IHI's profile definitely grew. One indicator tracked by IHI was media impressions, which rose to 250 million in the final year of the Campaign. IHI even put a recreational vehicle on the streets to promote their Campaign (Appendix 1). Campaign Manager Joe McCannon was on CNN to discuss the results of the Campaign.

How did IHI achieve such remarkable results in saving patients' lives? The answer is they did not. Review of the evidence basis for at least 3 of these interventions revealed fundamental flaws (1). The largest trial of rapid response teams failed to result in any improvements and the interventions to prevent central line infections and ventilator-associated pneumonia were non- or weakly-evidenced based and unlikely to improve patient outcomes (2-4). The poor methodology and sloppy estimation of the number of lives saved were pointed out in the Joint Commission’s Journal of Quality and Safety by Wachter and Pronovost (5). IHI failed to adjust their estimates of lives saved for case-mix which accounted for nearly three out of four "lives saved." The actual mortality data were supplied to the IHI by hospitals without audit, and 14% of the hospitals submitted no data at all. Moreover, the reports from even those hospitals that did submit data were usually incomplete. The most striking example is that the IHI was so anxious to announce their success that the data was based on only 15 months of data. The final three months were extrapolated from hospitals’ previous submissions. Important confounders such as the background of declining inpatient mortality rates were ignored. Even if the Campaign "saved" lives, it would be unclear if the Campaign had anything to do with the reduction (5). Buoyed by their success, the IHI proceeded with the 5,000,000 Lives Campaign (6). However, this campaign ended in 2008 and was apparently not successful (7). Although IHI promised to publish results in major medical journals, to date no publication is evident.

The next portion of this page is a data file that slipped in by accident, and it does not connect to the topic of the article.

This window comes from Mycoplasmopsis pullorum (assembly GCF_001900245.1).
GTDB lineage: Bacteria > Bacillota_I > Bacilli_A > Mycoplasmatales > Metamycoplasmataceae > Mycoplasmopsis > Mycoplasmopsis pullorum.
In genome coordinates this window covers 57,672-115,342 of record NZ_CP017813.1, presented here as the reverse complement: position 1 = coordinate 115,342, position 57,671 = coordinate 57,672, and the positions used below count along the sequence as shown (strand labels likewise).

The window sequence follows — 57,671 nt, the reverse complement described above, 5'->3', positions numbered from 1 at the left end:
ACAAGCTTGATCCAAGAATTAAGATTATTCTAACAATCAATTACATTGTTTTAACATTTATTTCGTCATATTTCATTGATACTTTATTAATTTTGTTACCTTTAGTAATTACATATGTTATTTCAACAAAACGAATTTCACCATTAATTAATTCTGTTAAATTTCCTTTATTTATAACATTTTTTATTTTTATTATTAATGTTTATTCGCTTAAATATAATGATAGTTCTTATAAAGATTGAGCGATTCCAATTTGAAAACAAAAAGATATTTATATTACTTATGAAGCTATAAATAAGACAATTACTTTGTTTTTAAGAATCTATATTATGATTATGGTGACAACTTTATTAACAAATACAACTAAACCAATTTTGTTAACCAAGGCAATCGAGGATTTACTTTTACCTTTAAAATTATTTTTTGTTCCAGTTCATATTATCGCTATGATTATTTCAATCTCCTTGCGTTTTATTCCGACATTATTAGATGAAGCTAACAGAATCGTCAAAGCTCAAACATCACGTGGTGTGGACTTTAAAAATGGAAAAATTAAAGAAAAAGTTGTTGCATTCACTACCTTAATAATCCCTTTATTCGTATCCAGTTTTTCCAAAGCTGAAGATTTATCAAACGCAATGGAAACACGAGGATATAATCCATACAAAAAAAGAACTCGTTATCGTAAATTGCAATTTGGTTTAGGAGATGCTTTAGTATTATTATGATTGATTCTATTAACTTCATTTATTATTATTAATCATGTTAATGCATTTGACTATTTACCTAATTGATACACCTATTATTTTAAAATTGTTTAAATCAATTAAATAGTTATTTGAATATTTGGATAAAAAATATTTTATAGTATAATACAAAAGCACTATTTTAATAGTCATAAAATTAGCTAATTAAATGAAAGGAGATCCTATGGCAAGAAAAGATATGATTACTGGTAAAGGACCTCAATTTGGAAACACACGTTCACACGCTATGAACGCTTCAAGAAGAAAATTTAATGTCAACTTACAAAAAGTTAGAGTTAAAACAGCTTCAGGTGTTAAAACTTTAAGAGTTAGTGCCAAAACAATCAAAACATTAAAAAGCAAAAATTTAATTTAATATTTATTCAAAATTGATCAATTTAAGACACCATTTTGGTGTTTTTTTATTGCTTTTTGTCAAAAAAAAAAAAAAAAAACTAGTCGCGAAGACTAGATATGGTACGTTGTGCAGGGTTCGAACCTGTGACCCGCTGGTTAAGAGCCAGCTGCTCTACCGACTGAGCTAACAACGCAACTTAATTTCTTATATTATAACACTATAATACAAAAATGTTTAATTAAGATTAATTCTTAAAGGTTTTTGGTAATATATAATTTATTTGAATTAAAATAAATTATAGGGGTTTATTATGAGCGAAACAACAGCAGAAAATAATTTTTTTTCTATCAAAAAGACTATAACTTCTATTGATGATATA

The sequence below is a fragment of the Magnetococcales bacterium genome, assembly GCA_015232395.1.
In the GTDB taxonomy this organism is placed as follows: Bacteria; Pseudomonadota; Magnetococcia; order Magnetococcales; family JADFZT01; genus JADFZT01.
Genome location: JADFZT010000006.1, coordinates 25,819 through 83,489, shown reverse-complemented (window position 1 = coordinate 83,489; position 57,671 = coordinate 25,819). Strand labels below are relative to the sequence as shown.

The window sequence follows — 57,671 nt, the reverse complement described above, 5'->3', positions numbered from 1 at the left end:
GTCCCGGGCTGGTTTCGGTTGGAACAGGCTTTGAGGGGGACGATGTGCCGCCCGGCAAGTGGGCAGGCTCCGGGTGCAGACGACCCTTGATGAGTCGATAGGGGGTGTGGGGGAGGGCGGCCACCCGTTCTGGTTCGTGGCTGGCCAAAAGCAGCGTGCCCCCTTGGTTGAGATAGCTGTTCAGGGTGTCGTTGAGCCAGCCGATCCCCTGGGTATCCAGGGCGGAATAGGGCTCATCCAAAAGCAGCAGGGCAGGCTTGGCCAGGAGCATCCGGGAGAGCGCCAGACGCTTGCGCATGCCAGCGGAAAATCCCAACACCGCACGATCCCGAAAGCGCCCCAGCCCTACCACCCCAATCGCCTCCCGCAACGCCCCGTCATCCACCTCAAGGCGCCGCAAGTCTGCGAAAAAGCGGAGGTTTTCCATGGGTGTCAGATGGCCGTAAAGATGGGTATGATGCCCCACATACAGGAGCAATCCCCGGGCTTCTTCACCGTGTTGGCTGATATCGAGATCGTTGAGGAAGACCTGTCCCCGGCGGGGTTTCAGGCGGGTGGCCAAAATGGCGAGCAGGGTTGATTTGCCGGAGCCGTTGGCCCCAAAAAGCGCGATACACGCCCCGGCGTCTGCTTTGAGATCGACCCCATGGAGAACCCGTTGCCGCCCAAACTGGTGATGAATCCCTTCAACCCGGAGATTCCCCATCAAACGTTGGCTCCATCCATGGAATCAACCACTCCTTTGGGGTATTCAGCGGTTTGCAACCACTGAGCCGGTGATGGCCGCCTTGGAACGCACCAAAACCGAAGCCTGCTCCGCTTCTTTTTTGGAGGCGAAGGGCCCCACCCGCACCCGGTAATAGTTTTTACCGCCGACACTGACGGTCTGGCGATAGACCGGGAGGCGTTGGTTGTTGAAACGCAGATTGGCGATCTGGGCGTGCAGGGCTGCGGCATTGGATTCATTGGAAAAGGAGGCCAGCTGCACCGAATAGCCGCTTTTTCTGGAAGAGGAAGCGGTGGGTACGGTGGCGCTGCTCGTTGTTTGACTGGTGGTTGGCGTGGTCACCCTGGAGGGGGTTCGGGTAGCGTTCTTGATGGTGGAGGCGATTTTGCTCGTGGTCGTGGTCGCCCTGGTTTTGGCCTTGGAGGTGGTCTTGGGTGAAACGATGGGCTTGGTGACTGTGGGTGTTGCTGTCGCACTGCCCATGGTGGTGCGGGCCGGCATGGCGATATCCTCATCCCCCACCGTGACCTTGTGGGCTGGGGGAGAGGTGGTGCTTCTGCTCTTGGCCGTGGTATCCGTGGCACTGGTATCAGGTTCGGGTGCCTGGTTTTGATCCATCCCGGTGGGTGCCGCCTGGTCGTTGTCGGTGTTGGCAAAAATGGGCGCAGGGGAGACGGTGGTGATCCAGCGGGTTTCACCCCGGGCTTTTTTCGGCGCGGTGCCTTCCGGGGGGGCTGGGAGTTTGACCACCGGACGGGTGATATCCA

A fundamental flaw in the logic behind the 100,000 Lives Campaign was that preventing a complication, for example an infection, results in a life saved. Many of our patients in the ICU have an infection as their life-ending event. However, the patients are often in the ICU because their underlying disease(s). In many instances their underlying disease(s) such as cancer, heart disease, or chronic obstructive pulmonary disease are so severe that survival is unlikely. It is akin to poisoning, stabbing, shooting and decapitating a hapless victim and saying that had the decapitation been prevented, survival was assured. IHI also assumed that the data was collected completely and honestly. However, the data was incomplete as pointed out above and the honesty of self-reported hospital data has also been called into question (8).